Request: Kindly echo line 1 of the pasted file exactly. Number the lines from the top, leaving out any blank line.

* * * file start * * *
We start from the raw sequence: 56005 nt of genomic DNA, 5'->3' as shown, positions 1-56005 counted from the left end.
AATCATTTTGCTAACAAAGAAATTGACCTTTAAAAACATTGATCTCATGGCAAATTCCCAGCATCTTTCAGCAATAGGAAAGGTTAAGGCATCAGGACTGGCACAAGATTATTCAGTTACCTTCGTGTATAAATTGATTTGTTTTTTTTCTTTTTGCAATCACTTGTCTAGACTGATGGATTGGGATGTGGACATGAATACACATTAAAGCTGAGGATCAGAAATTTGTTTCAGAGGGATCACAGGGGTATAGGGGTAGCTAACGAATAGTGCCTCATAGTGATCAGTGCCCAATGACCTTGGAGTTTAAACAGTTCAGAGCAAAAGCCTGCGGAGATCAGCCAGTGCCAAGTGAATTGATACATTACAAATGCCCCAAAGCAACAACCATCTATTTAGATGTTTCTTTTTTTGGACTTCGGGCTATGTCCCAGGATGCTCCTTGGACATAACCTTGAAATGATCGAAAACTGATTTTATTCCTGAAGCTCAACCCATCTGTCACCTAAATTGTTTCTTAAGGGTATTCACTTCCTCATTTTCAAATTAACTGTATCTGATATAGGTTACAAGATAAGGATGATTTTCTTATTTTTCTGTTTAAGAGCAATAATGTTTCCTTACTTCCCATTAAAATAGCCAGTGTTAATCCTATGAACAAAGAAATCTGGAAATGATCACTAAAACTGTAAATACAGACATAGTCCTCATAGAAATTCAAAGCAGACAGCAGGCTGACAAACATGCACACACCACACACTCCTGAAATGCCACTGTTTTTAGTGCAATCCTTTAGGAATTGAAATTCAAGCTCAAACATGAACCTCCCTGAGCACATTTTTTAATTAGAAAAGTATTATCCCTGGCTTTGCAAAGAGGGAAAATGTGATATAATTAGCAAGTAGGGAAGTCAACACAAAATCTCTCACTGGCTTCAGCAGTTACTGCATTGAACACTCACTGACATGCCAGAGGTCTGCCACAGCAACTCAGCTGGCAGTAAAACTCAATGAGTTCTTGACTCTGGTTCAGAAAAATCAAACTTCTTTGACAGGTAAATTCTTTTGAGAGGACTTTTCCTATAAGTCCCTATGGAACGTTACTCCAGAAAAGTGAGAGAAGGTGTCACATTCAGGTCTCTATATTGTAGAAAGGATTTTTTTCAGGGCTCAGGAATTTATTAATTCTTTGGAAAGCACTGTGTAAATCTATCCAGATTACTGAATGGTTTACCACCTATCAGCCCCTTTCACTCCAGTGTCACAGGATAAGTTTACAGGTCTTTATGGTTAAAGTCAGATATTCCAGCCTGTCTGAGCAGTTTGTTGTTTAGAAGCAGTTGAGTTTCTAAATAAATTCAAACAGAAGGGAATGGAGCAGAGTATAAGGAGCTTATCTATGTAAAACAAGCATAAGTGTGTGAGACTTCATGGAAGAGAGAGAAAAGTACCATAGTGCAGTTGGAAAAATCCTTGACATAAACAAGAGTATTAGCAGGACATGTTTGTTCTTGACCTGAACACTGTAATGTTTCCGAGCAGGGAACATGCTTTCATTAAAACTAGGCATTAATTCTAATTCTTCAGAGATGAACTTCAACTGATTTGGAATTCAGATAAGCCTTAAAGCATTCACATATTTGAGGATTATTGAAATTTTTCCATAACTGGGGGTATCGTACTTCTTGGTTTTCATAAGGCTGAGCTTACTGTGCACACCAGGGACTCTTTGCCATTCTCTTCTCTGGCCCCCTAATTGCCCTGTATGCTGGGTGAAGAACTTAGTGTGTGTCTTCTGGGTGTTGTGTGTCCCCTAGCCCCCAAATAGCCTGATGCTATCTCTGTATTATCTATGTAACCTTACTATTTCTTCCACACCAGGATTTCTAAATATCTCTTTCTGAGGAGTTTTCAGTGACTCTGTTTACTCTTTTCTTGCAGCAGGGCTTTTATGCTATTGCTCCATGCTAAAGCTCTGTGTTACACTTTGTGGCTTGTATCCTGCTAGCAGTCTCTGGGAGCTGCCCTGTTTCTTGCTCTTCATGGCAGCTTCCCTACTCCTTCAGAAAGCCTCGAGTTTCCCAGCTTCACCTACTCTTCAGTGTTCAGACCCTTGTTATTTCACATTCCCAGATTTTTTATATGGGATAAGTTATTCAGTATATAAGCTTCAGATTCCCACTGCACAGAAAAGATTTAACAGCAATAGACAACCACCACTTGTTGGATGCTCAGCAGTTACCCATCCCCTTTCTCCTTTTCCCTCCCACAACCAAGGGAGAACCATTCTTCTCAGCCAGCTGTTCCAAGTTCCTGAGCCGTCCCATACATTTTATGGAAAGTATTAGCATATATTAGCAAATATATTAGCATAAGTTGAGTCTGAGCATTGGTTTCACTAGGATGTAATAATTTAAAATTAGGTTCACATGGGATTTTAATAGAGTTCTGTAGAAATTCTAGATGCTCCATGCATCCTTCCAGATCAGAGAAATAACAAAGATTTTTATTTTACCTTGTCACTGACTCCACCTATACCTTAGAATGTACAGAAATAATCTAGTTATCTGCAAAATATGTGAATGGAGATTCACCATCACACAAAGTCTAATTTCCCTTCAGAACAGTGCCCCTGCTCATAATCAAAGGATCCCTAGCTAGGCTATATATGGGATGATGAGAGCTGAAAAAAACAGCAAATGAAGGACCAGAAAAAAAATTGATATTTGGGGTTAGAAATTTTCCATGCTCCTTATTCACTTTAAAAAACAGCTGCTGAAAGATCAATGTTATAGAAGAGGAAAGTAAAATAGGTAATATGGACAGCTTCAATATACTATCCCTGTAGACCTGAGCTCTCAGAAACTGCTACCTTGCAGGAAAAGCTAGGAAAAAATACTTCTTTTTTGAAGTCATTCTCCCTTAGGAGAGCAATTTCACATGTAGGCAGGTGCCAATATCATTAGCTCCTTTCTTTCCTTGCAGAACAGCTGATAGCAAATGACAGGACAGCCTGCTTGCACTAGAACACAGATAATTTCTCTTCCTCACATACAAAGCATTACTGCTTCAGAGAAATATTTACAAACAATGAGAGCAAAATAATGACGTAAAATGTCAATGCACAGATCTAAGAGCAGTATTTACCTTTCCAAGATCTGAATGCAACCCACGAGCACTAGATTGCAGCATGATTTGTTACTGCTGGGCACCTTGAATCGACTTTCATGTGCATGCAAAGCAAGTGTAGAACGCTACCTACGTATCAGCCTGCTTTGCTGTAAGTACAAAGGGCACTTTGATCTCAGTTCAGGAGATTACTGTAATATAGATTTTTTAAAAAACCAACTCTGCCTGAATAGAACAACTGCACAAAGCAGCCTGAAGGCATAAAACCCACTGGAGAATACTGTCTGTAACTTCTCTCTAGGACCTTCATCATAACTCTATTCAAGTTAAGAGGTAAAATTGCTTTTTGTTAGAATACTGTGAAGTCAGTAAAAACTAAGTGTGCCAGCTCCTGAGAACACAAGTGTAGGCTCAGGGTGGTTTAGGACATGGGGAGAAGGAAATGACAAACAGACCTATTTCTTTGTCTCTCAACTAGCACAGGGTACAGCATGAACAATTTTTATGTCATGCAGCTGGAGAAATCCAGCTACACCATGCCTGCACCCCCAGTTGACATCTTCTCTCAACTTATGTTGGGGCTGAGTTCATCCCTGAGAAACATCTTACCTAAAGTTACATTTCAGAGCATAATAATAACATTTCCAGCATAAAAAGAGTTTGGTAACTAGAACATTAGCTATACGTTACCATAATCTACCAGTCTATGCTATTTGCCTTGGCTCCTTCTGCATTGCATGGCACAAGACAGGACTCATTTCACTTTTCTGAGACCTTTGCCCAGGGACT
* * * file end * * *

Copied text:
We start from the raw sequence: 56005 nt of genomic DNA, 5'->3' as shown, positions 1-56005 counted from the left end.